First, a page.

As any Microsoft Office devotee can tell you, there are some vital personal and workplace tools in the suite of products. Of course, if the price tag is any indication, Microsoft is pretty proud of its product, too. That’s why it’s strange to find so many consumers who are still running Office 2010, and it could be because the changes between 2010 and 2013 weren’t dramatic enough to justify the expense.

Microsoft Office

That may not be the case when Office 2016 rolls out in the later part of this year, expected to come close on the heels of the Windows 10 launch sometime in October. So far, the early news is that Microsoft has completely reimagined why people use these products in the first place, and that’s got to be the most exciting news of all. People are now mobile and wifi is fairly plentiful, so we can look for a lot of cross-platform integration and cloud-based access in order to take the desktop to the smartphone or tablet, and vice versa. According to some reports, this focus is so central, in fact, that Office has been completely rebuilt “from the ground up.”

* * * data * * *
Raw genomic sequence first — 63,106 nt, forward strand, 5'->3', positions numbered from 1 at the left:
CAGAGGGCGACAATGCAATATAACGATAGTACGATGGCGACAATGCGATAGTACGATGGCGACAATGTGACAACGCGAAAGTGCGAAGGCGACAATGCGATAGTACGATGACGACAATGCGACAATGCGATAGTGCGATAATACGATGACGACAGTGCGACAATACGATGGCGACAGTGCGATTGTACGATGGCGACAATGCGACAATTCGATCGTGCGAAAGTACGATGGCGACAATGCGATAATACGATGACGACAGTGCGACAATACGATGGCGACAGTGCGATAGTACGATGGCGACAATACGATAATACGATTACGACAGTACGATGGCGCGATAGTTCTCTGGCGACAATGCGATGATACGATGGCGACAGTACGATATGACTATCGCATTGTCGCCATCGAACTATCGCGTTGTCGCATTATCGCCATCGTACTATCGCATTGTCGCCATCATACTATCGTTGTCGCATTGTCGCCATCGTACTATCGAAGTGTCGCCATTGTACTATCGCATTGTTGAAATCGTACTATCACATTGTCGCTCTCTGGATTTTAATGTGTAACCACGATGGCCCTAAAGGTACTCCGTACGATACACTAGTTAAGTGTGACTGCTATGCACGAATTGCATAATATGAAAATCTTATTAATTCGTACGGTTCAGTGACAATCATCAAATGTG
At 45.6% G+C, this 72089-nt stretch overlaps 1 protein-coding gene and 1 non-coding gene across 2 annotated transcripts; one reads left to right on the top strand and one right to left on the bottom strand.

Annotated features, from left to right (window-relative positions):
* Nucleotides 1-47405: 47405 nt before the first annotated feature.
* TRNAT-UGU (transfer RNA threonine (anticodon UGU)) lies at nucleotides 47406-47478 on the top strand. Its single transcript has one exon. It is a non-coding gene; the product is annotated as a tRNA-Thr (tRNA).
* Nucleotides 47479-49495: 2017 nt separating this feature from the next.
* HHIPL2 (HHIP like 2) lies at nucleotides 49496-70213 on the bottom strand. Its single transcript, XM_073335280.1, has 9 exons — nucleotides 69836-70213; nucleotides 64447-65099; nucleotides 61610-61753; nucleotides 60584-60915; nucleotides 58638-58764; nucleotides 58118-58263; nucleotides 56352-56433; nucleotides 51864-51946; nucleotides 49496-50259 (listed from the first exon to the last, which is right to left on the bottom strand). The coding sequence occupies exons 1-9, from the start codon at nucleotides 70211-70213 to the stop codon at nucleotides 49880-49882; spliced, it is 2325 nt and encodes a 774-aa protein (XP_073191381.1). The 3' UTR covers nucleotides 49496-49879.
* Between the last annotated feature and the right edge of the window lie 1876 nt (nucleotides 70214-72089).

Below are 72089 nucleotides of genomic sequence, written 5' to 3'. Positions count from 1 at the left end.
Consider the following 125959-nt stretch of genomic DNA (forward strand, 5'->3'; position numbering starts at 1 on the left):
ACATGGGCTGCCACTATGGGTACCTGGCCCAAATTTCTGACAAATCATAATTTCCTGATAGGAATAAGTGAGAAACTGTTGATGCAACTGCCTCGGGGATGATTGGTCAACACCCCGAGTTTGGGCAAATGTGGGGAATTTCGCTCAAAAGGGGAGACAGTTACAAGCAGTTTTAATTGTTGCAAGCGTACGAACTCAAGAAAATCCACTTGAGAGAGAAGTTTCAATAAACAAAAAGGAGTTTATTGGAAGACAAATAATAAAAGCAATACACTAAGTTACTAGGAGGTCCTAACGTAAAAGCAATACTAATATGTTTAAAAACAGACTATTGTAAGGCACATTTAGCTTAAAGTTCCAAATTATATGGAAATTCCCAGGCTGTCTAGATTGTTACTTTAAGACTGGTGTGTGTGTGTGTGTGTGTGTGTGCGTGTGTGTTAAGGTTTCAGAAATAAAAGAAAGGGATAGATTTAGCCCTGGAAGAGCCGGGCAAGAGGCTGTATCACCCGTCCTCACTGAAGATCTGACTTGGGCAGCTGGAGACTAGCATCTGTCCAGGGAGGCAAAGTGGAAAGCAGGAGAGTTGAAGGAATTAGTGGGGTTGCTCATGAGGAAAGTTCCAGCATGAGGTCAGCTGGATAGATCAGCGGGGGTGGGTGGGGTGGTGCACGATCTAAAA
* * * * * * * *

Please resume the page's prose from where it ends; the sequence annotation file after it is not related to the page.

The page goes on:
While it will still be in its most user friendly state on a setup that has a keyboard and some kind of pointer device, the mobile integration is so important to the process that early price estimates are saying there is a free-but-limited option for mobile devices (much in the same way that Office 365 already operates), and then the standard prices for things like a home and student edition, a smaller scale suite of the most typical products for mid-level consumers, then the full business-oriented bells-and-whistles programs at the higher end of the price spectrum.

However the product hits the shelves, it’s certain to be worth a look, especially with its all-important cloud integration and cross-platform compatibility.